Some people last Monday trooped to some markets in Accra to buy commodities and food items in anticipation of a possible lockdown of the country in the wake of the outbreak of the coronavirus disease (COVID-19).
This comes on the heels of a directive by President Nana Addo Dankwa Akufo-Addo last Sunday banning all public gatherings with immediate effect, following six confirmed cases of the virus in the country since Saturday, March 14, 2020.
The directive also included a ban on all church services and other religious events, weddings and funerals.
Universities and senior high and basic schools, both public and private, were also asked to close down, effective Monday March 16, 2020, till further notice.
Some of the shoppers told the Daily Graphic that they were stocking up because they did not want to be caught unaware, given what had happened in other countries.
“We have seen on television how the disease has spread and how essentials are running out in most supermarkets in affected countries. I don’t want to be caught in any panic situation when we are also asked to stay at home eventually.
“In addition, I have two children in SHS and two in the university and they are all home until further notice. Also, I have some nieces and nephews coming over for the period that schools have been closed.
Since we don’t know what is going to happen, I have to stock up, so that at least there will be enough food at home,” a female shopper who did not want to be named explained.
Another shopper, Ms Stella Essiam, said she was buying the items because she did not want to be frequenting the market in the coming weeks, since there was the possibility of more restrictions on gatherings and movements.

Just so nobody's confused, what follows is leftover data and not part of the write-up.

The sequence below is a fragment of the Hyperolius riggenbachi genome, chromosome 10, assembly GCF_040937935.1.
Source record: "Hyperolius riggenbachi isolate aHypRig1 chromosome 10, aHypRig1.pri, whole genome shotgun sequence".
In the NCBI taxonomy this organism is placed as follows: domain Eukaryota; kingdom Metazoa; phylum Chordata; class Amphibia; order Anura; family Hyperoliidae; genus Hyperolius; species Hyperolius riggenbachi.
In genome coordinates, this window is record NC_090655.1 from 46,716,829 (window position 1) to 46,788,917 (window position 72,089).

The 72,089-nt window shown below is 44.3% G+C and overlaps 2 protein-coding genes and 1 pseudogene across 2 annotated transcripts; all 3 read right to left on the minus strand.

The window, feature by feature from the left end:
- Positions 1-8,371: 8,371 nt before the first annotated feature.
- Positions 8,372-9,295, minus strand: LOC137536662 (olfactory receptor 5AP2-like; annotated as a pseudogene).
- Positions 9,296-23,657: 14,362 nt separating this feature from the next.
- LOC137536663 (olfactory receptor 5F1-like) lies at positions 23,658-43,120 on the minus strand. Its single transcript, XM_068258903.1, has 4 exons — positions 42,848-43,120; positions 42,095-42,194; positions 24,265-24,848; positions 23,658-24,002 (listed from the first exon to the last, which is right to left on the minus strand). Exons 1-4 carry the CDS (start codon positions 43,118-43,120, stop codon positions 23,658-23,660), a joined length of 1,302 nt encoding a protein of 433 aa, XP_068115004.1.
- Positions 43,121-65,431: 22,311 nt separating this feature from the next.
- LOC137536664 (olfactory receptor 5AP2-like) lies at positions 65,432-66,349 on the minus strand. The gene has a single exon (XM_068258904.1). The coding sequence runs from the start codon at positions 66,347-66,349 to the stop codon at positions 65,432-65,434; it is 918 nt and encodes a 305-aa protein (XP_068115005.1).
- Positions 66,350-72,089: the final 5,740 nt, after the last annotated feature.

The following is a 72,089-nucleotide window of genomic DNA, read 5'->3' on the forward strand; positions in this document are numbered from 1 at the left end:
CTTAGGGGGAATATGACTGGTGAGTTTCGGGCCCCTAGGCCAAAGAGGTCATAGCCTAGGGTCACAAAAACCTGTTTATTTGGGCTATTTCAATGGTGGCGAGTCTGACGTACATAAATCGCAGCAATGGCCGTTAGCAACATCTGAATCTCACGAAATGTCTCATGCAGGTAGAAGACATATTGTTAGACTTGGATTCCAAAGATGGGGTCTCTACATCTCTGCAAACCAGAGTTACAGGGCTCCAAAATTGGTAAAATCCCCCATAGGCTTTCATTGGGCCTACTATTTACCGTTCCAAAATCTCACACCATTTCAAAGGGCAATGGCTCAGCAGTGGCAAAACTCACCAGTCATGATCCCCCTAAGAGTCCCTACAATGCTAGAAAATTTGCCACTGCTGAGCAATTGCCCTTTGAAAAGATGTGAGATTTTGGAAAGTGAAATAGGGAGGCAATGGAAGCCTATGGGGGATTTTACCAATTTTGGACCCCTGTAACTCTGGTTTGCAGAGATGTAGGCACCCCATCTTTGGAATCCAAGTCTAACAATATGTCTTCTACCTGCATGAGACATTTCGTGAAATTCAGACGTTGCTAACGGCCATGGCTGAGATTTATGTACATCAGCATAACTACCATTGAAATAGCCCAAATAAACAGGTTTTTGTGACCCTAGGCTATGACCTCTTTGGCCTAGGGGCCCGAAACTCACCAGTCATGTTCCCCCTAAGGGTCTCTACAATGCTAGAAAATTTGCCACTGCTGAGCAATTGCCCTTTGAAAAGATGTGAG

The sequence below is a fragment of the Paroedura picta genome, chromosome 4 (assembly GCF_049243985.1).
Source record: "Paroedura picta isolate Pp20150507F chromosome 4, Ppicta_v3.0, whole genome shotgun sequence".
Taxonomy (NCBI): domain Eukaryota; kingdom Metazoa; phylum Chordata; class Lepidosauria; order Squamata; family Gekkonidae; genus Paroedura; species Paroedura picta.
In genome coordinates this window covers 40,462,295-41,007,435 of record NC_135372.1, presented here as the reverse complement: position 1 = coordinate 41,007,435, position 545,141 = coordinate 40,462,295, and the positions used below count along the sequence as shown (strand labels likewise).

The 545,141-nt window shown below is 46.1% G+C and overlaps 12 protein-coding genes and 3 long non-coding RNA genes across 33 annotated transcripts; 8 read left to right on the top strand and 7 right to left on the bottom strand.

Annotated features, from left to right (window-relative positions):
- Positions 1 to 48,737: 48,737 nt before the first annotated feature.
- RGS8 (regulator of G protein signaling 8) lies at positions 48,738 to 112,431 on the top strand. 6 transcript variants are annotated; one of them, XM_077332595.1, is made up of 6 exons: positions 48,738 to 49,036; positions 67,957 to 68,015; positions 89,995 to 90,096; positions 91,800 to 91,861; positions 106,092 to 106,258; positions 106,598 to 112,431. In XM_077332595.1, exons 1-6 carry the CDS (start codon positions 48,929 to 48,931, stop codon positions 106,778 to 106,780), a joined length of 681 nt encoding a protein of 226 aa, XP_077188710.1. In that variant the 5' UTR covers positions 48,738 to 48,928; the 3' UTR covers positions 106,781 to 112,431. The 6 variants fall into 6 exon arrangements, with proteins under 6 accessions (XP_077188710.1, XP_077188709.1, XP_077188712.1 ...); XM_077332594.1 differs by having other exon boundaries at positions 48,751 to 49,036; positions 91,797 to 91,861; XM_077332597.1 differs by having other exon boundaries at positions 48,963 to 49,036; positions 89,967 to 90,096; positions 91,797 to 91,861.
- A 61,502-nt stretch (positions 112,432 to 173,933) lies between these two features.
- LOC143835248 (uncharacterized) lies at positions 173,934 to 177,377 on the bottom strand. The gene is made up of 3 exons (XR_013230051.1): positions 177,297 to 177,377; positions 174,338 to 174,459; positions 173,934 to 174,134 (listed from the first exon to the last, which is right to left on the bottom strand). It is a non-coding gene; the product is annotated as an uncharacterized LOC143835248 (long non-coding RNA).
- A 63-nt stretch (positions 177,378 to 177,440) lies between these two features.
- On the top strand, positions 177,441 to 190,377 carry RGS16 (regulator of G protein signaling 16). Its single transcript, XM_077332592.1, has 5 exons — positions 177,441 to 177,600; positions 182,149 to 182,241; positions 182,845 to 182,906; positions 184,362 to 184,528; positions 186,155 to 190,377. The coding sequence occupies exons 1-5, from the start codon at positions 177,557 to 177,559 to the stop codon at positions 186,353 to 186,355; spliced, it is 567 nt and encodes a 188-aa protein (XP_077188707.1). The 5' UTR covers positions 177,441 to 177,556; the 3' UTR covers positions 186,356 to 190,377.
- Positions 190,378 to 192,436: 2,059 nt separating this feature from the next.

For her part, Eunice, who was in a mask when she was seen busily buying foodstuffs, said she was a regular shopper who went to the market almost every week.
“But it will no longer be the same after today. I already did some shopping yesterday. Today’s shopping is a top up to enable me to stock my shelves for some weeks,” she added.
A fresh fish seller at Makola, Ms Elizabeth Lomotey, said sales were very good because she had sold more than she usually did on Mondays.
“Today’s sales are like what I make on weekends. I cannot explain, but it’s been good so far,” she claimed.
At the Madina Market in the La Nkwantanang-Madina Municipality, the situation was not different. The entrance to the market was choked and the car park fully occupied.
A foodstuff seller at the market, Auntie Akos, described the situation as unusual for Mondays when the market did not usually receive such patronage.
At the Makola Market in the central business district of Accra, Rejoice Lavinia Eklu & Jennifer Kwasin report that dealers in foodstuffs had a good day and there was also a high demand for hand sanitizers.
A trader who deals in toilet rolls and detergents, Ms. Juliana Sowah, however, said she had not recorded any significant increase in the sale of her wares